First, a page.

A community memorial has been scheduled to remember David Rosenblum, the director of Mazzoni Center’s legal-services department.
Friends and supporters are invited to pay tribute to Rosenblum from 4:30-7 p.m. June 3 at Prince Music Theatre, 1412 Chestnut St.
Rosenblum died earlier this month after suffering a heart attack. Apart from his work at Mazzoni Center, he was involved in and helped found a number of LGBT-rights organizations in Philadelphia and New Jersey.
— Jen Colletta Community invited to meet PCHR member
The local LGBT community has been invited to meet Pennsylvania Human Relations Commissioner Varsovia Fernandez at a June 3 meet-and-greet event.
The event is scheduled for 4:30-6:30 p.m. June 3 at the Urban League of Philadelphia, 121 S. Broad St., 10th floor.
Fernandez began serving on the PHRC in December 2013. She’s president and CEO of the Greater Philadelphia Hispanic Chamber of Commerce.
“We want to extend this invitation to anyone in the LGBT community to meet Commissioner Fernandez and to relay their concerns,” said Shannon Powers, a PHRC spokesperson. “It will be a great opportunity to learn more about the commission and what we do.”
The PHRC investigates antibias complaints in employment, public accommodations, housing, education and commercial property. But its authority doesn’t extend to complaints based on sexual orientation and/or gender identity.
Light snacks will be available. No RSVP is required
Challenge to Haverford law dismissed
Pennsylvania Commonwealth Court has dismissed James D. Schneller’s challenge to Haverford’s LGBT-inclusive antibias ordinance.
The 2011 ordinance forbids anti-LGBT bias in housing, employment, public accommodations and commercial property.
It also creates a seven-member human-relations panel to investigate antibias complaints and allows for penalties of up to $5,000 per discriminatory act.
Schneller, who lives in Radnor, is co-founder of Philadelphia Metro Task Force, an anti-LGBT group.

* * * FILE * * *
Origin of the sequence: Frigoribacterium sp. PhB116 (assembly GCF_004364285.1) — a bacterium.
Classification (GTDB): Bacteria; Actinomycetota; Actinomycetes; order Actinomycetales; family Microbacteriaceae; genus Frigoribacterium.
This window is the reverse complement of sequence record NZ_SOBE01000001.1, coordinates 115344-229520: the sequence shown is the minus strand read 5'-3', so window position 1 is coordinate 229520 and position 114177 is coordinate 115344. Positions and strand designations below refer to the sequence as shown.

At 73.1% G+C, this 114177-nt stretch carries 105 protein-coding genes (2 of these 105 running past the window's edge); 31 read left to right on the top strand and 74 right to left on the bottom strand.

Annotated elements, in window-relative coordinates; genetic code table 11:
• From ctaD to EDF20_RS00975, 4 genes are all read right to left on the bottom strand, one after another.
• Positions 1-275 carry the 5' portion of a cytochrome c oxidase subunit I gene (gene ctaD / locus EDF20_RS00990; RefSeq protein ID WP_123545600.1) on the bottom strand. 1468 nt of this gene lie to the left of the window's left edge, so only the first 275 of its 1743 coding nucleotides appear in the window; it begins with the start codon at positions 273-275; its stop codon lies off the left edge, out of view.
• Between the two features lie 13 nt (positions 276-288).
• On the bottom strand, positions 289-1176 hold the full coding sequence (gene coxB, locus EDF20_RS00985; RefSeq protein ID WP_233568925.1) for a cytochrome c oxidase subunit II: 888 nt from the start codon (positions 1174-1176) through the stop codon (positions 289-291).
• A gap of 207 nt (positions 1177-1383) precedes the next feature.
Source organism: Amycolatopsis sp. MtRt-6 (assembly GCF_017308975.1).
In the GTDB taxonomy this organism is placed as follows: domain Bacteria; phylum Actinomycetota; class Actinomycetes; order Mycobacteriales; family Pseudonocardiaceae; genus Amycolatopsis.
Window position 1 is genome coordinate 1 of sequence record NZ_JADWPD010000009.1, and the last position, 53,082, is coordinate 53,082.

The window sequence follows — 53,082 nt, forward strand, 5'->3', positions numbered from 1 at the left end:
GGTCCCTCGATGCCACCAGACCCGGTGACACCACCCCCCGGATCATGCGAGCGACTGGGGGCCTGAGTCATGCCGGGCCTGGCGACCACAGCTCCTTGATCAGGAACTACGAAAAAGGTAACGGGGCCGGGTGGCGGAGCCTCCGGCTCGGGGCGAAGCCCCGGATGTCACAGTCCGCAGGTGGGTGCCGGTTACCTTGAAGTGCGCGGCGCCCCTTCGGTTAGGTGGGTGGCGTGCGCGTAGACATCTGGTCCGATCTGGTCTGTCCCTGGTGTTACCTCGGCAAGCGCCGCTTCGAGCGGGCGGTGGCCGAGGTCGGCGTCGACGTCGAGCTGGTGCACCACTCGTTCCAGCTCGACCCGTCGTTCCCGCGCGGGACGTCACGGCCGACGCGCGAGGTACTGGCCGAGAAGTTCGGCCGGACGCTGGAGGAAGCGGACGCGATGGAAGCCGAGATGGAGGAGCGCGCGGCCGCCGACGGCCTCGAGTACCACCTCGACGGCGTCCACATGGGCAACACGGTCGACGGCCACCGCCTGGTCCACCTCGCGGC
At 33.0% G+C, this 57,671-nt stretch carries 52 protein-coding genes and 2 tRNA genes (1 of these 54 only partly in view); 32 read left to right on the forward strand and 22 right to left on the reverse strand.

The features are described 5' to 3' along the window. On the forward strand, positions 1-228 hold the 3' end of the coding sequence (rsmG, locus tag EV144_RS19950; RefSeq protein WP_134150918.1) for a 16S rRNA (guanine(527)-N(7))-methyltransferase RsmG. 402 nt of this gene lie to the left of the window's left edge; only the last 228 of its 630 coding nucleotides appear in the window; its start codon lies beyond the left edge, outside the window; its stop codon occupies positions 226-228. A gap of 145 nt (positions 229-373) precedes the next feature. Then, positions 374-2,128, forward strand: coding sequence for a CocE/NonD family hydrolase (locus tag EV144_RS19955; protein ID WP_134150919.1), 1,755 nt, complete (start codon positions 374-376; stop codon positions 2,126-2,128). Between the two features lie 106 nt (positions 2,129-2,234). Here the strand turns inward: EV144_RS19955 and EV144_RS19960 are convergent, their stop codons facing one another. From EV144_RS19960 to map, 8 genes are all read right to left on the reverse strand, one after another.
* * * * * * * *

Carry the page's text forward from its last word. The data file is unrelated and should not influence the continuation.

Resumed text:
He claims the ordinance violates constitutionally protected religious freedoms.
But last month, a three-member panel of Commonwealth Court ruled that Schneller and PMTF lack standing to challenge the ordinance.
“Where there is no obvious connection between Schneller and PMTF and [Haverford] Township or the challenged ordinance, and no discernible adverse effect to an interest other than the abstract interest of the general citizenry, we hold that the trial court did not err or abuse its discretion by concluding that Schneller and PMTF lacked standing,” the panel stated.
Larry Holmes, a member of Haverford’s board of commissioners, said he was “pleased but not surprised” by the court’s ruling. Holmes also expressed hope that the state legislature will enact statewide LGBT protections.
In an email, Schneller said he was disappointed with the ruling.
Scouts suit settled
Melvin J. Novak has settled his lawsuit against the Boy Scouts of America and the Church of Jesus Christ of Latter-day Saints for allegedly not protecting him from a predatory Scoutmaster.
Vance P. Heim served as Novak’s Scoutmaster in the 1990s and repeatedly molested him, according to court records.
In 2012, Novak filed suit in Philadelphia Common Pleas Court, alleging the BSA and a local Mormon temple failed to adequately screen and supervise Heim.
Common Pleas Judge Jacqueline F. Allen was advised of the settlement May 15.
Terms of the settlement are confidential, attorneys said.
In a statement to PGN, the BSA said it’s “pleased that we were able to reach a settlement on this matter. The behavior included in these reports runs counter to everything for which the Boy Scouts of America stands. Our thoughts and prayers go out to those who may be a victim of this type of reprehensible behavior.”
A representative of the Church of Jesus Christ of Latter-day Saints had no comment.
Heim, 62, is currently serving a 15-30-year prison sentence for possessing child pornography.
He’ll become eligible for parole on Aug. 16, 2027, according to court records.
— Timothy Cwiek